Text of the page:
Quantum Meruit Claims and What You Should Know!
Quantum Meruit means “as much as someone deserves.” It is a legal principle that borrows from the laws of Unjust Enrichment to compensate plaintiffs for their goods, services, or contributions that cannot be proven with/under a contract.
Quantum Meruit Claims and What You Should Know!
Suppose your business provides a service or product to another business without a contract, and then it happens that the other business fails to pay you. Because there is no contract and no conventional premises for you to seek compensation, quantum meruit can be invoked.
Quantum meruit claims arise in situations where the plaintiff is owed and:
· There is no formal written contract
· There is no specified compensation amount in the written contract
· He/she did more or supplied more goods than projected in the original contract
· The defendant paid less than what the plaintiff feels he/she deserved
What is Quantum Meruit in California?
The state of California is no stranger to quantum meruit court cases. California Civil Jury Instructions 371 lay down the requirements for these claims.
The legal principle translated in English means “as much as deserved.” In any of the earlier stated scenarios, the legal doctrine of quantum meruit is used to prove that your company provided the goods or services and deserves a “reasonable value” compensation.
Quantum meruit claims protect the service or product provider and ensure that the person or entity who received them is not unjustly enriched by their refusal to pay.
Much like the unpronounceable Latin-derived legal jargon, cases involving quantum meruit are often complex. You need the help of a well-practiced legal expert to fight for (plaintiff) or protect (defendant) your interests. Hess-Verdon attorneys can assist you with all types of quantum meruit claims. Call us for assistance.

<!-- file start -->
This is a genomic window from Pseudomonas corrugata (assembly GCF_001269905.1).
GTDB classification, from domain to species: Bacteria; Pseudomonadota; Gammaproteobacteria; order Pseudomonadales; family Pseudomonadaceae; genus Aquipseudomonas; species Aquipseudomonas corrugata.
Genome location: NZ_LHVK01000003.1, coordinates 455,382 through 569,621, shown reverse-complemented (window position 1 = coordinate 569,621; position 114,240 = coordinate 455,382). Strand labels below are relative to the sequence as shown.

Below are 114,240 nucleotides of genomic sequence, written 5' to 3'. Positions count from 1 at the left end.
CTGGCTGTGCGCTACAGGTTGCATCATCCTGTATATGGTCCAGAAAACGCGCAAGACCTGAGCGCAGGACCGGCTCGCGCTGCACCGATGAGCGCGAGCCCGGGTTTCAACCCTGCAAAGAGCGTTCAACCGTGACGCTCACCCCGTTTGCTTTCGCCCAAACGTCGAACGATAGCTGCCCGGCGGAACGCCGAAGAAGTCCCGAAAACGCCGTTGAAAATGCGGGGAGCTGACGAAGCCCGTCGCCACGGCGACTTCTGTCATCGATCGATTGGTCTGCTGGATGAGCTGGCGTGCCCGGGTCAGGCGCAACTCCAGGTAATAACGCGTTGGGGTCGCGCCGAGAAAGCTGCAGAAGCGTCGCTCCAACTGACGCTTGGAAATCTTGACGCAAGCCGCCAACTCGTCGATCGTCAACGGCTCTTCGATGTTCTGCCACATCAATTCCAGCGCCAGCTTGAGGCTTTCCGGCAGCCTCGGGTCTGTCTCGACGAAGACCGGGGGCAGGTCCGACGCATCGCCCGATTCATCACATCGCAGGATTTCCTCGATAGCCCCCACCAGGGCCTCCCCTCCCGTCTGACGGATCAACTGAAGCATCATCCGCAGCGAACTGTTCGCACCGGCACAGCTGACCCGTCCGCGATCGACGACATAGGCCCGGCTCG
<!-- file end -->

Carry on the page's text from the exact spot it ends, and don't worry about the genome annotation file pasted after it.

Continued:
Quantum meruit example
The most famous quantum meruit example in the US is Steven v Bromley & Son in 1919. The ship owners accepted a contractual fee for the shipment of steel billets, but the charterers also packed the ship with general merchandise and, consequently, breached the deal. The court ruled for the owners to be compensated more than nominal damages.
Quantum Meruit Claims and California Estates
Many estate litigation cases in California contain elements of unjust enrichment and quantum meruit. Like in business contracts, a will-maker of an estate can promise a party that in exchange for a favor, service, or goods, they will name in them in the will. If the promised party finds that they are not named in the will after the will-maker’s death, they can seek a just compensation by invoking quantum meruit.
The plaintiff can claim a deserved compensation if/because:
· They provided services or goods to the Will-maker
· The Will-maker benefited from their assistance or goods or services
· The plaintiff did not have legal obligations to provide those goods or services
· The will-maker did not name them in the will
· The will-maker bequeathed them fewer assets than promised or than they feel they deserved
Moving on, unjust enrichment is a principle under the laws of equity. A person is unjustly enriched when he/she benefits at the expense of another in a manner that the law deems unfair. In unjust enrichment claims, the law obligates that the recipient (defendant) makes restitution to the affected party.
Quantum meruit vs. unjust enrichment
The legal principles of unjust enrichment and quantum meruit have many things in common. In both cases, the plaintiff offers goods, assistance, or services without or outside the scope of a formal contract. In both cases, the law provides that they be compensated a fair market value amount for those goods or services.
However, there are a few differences between quantum meruit and unjust enrichment. Let’s draw the line:
· The courts interpret this as “contract implied in fact.”
· This is used to pursue compensation for goods/ services offered under an “implied contract.”
· Damages in quantum meruit are measured by the value of the services the plaintiff provided to the defendant
· There is no contractual relationship, real or implied
· This is used to recover compensation on the grounds of fairness and justice and the principles of equity
· Damages in Unjust Enrichment claims are measured by the benefits the defendant realized at the expense of the plaintiff
· Unjust enrichment can happen with no wrongdoing on the part of the defendant
Getting expert legal help
From business dealings to estate planning matters, you need an experienced lawyer to look out for your interests. Our business and estate planning attorneys have handled many quantum meruit claims with positive outcomes for clients.
Contact Hess-Verdon at (949) 706-7300.
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